Robert Novak

WASHINGTON -- On May 9, 2001, President Bush nominated U.S. District Judge Terrence W. Boyle of Edenton, N.C., to the 4th Circuit Court of Appeals. It took nearly four years for the Judiciary Committee to send his nomination to the Senate floor. It has languished there for more than a year with no prospect for Senate confirmation and no apparent interest by the Republican leadership.

Boyle has been on the federal bench for 22 years, and his only liability is that he is a conservative who spent a year on Sen. Jesse Helms's staff. While he is the Bush appellate court nominee who has been waiting for confirmation the longest, he is not alone. Ten other prospective appeals judges face Senate inaction, with the window of opportunity in the second Bush term already closing. They seem unaffected by last year's avoidance of a constitutional crisis over the confirmation process and the approval of two Supreme Court justices.

Sean Rushton of the Committee for Justice this week e-mailed his conservative network that the "push for appellate confirmations is on." But there has been no attention given Boyle and his fellow nominees by Senate Majority Leader Bill Frist, who has been taking victory laps after appearing to break the Senate judicial confirmation impasse. Asking whether Republicans will raise the issue to "excite conservatives, highlight liberal extremism and force Democrats into compromising choices," Ruston said, "November's election may rest on the decision."

The moderate bipartisan "Gang of 14" senators last year averted a showdown on whether Frist would use the "nuclear option" to break multiple judicial filibusters. That immediately resulted in confirmation of three nominees opposed by the liberals, but the fate of Boyle and the other four appellate nominees facing filibusters was left pending. Since then, only four Bush nominees have been confirmed. Six other appellate nominees await confirmation, and an additional nine such seats are vacant.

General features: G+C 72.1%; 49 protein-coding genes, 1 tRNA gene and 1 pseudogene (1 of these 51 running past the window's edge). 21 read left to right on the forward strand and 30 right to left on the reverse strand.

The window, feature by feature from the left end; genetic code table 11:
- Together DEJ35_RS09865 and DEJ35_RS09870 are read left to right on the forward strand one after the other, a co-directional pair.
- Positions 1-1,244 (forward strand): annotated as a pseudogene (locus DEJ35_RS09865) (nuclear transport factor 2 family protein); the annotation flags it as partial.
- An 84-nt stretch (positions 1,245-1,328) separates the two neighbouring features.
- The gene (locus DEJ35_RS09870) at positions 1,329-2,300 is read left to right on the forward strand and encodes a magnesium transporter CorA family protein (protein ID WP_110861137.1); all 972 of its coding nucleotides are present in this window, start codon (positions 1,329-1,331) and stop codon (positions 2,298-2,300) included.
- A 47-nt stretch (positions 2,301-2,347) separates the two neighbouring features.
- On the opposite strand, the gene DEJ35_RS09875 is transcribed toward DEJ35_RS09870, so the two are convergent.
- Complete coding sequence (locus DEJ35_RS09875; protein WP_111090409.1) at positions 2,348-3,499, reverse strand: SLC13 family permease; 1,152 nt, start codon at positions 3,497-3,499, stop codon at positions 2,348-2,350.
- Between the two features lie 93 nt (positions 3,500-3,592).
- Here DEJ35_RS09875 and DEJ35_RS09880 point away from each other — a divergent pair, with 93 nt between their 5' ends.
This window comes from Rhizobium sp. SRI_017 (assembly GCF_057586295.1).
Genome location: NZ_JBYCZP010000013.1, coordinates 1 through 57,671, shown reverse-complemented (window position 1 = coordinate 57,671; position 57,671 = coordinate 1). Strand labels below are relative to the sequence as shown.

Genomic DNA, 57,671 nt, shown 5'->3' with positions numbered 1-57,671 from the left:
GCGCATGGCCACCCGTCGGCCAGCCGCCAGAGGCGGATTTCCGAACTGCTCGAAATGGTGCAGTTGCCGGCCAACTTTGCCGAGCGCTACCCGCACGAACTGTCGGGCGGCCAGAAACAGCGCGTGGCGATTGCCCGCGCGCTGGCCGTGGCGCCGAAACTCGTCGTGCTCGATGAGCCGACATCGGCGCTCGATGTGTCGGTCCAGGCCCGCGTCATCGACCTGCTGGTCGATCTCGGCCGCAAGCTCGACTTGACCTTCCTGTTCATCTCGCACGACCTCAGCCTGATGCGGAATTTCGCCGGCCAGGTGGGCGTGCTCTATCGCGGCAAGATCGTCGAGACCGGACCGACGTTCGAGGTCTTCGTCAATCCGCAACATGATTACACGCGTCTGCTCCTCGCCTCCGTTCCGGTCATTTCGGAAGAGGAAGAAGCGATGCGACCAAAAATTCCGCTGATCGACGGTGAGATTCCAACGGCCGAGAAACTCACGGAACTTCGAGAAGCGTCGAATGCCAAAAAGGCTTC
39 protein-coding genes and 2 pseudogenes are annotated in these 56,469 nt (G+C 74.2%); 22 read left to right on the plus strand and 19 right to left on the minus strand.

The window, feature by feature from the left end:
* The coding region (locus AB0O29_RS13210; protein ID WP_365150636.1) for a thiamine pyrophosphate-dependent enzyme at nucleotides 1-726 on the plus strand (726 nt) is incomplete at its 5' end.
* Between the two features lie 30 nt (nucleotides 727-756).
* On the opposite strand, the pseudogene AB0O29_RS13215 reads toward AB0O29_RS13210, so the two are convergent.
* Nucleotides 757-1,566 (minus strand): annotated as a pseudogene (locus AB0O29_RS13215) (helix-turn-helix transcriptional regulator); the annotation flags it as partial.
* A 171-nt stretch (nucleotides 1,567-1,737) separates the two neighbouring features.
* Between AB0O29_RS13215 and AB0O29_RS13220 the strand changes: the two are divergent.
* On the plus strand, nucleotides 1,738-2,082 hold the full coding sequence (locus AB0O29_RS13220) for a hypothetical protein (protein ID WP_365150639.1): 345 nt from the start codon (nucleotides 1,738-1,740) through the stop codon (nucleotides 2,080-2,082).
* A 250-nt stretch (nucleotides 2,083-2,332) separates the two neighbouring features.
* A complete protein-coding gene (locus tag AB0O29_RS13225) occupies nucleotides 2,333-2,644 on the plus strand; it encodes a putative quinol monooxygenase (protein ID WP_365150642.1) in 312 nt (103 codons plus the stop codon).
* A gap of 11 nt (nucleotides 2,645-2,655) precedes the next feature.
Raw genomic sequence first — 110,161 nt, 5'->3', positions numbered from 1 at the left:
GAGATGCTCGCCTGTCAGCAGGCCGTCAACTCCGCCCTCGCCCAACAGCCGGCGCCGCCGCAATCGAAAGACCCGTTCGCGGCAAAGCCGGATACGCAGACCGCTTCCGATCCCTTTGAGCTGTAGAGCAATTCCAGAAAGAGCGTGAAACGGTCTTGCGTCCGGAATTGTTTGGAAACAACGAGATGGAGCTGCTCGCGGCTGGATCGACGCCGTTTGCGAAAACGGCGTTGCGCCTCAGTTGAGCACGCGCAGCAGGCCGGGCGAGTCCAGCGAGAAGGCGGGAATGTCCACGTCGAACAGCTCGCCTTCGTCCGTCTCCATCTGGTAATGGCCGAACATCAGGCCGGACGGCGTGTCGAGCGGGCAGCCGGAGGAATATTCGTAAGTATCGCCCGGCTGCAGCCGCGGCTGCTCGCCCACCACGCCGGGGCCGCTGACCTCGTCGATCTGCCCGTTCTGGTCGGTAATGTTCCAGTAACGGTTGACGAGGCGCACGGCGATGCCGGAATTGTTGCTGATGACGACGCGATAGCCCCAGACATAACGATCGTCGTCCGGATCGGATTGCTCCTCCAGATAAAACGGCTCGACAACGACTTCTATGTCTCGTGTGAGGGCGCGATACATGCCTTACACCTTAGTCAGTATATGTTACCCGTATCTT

This situation does not interest prominent Senate Republicans or their allied business lobbyists in Washington as time grows short. Nothing will be done in 2006 after the August recess. Even assuming that Republicans retain Senate control in this year's elections, the word on Capitol Hill is that September 2007 is the deadline for confirmation of Bush's judges before Democrats dig in.

Thus, Sen. Edward M. Kennedy's filibuster strategy may not be a total failure after all. While it did not block conservatives from the Supreme Court, it is keeping open 20 appellate judgeships for a Democratic president to fill.


Robert Novak

Robert Novak (1931-2009) was a syndicated columnist and editor of the Evans-Novak Political Report.
 

 
©Creators Syndicate


TOWNHALL MEDIA GROUP